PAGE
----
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Stochastic Gradient Descent (SGD) for Image Processing

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Ibraheem Al-Dhamari
Ibraheem Al-Dhamari on 24 Jan 2017
Commented: Dan on 23 Jun 2017
Dear all,
I am trying to apply SGD to solve a classical image processing problem as in this link . I am not sure what should I change. Here is the Gradient Descent Code:
niter = 500; % number of iterations
x = u; % initial value for x, u is the input noisy image
for i=1:niter
% smoothed total variation of the image
gdx = grad(x).^2;
NormEps = sqrt( epsilon^2 + sgdx );
J = sum(NormEps(:)) ; % this is a scalar value
% functional to minimize, lambda is weight of J
f = 1/2 * nm^2 + lambda * J;
% normalized gradient of J
GradJ =-div( grad(x)./repmat(NormEps, [1 1 2]) );
% Gradient Descent update equation
% the gradient of the functional function f is:
% x - y + lambda * GradJ
x = x - tau * ( x - u + lambda * GradJ);
imageplot(clamp(x)); % this is the result denoised image
I understand that in SGD we took only random part of the image at each iteration then we compute the minimum, but if I apply this on the input noisy image, I will denoise (badly) small part of the image at each iteration, right? an explanation based on the code above would be excellent!
Best regards,
  1 Comment
Dan on 23 Jun 2017
Hi Ibraheem, I have updated an existing algorithm to apply SGD :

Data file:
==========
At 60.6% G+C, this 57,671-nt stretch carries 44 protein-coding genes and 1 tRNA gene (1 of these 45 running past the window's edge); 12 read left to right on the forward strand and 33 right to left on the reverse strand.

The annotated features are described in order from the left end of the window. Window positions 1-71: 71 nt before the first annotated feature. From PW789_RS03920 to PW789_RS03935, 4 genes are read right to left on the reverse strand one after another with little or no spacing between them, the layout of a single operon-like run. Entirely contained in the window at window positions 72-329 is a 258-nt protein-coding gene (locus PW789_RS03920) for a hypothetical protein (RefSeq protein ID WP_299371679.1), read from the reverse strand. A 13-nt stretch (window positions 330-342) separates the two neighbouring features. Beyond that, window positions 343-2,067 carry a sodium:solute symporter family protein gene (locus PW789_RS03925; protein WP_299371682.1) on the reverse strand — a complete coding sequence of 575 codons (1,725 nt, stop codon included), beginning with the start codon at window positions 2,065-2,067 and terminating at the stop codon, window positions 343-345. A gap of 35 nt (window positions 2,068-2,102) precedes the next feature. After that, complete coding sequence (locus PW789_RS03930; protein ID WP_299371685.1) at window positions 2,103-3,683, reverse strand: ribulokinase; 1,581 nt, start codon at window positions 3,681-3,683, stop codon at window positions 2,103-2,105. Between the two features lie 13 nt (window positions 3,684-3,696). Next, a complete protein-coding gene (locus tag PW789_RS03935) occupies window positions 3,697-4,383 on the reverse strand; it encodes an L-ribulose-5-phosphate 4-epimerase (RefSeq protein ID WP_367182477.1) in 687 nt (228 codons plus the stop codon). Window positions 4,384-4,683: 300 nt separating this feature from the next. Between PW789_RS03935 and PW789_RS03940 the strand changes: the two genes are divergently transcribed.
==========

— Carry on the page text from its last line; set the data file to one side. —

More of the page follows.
Enjoy, Dan

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Accepted Answer

Xilin Li
Xilin Li on 2 Feb 2017
Update a random part of the image at each iteration is not SGD. In SGD, the parameter, say x, you want to optimize for all iterations is the same x, but the gradient used to update x is noisy due to replacing expectation with sample average. I checked your image denoising problem. It is a standard convex optimization, and there are many efficient solvers. You left a comment on my psgd post, and I showed how to use psgd to converge to better solutions faster.
  1 Comment
Ibraheem Al-Dhamari
Ibraheem Al-Dhamari on 3 Feb 2017
many thanks for your answer. I will check your code and try to understand the difference.
I checked the code and still do not see where is the stochastic part. I saw these lines:
dX = sqrt(eps)*randn(size(x));
dG = Gradf(y,x+dX,epsilon) - Gradf(y,x,epsilon);
I think the first line add random noise to x (the filtered image) but still, you need to compute the gradient of the whole image not part of it.
From wiki:
"In stochastic (or "on-line") gradient descent, the true gradient of Q(w) is approximated by a gradient at a single example".
I understood that we need to compute the gradient of part of the image instead of the whole image, right?

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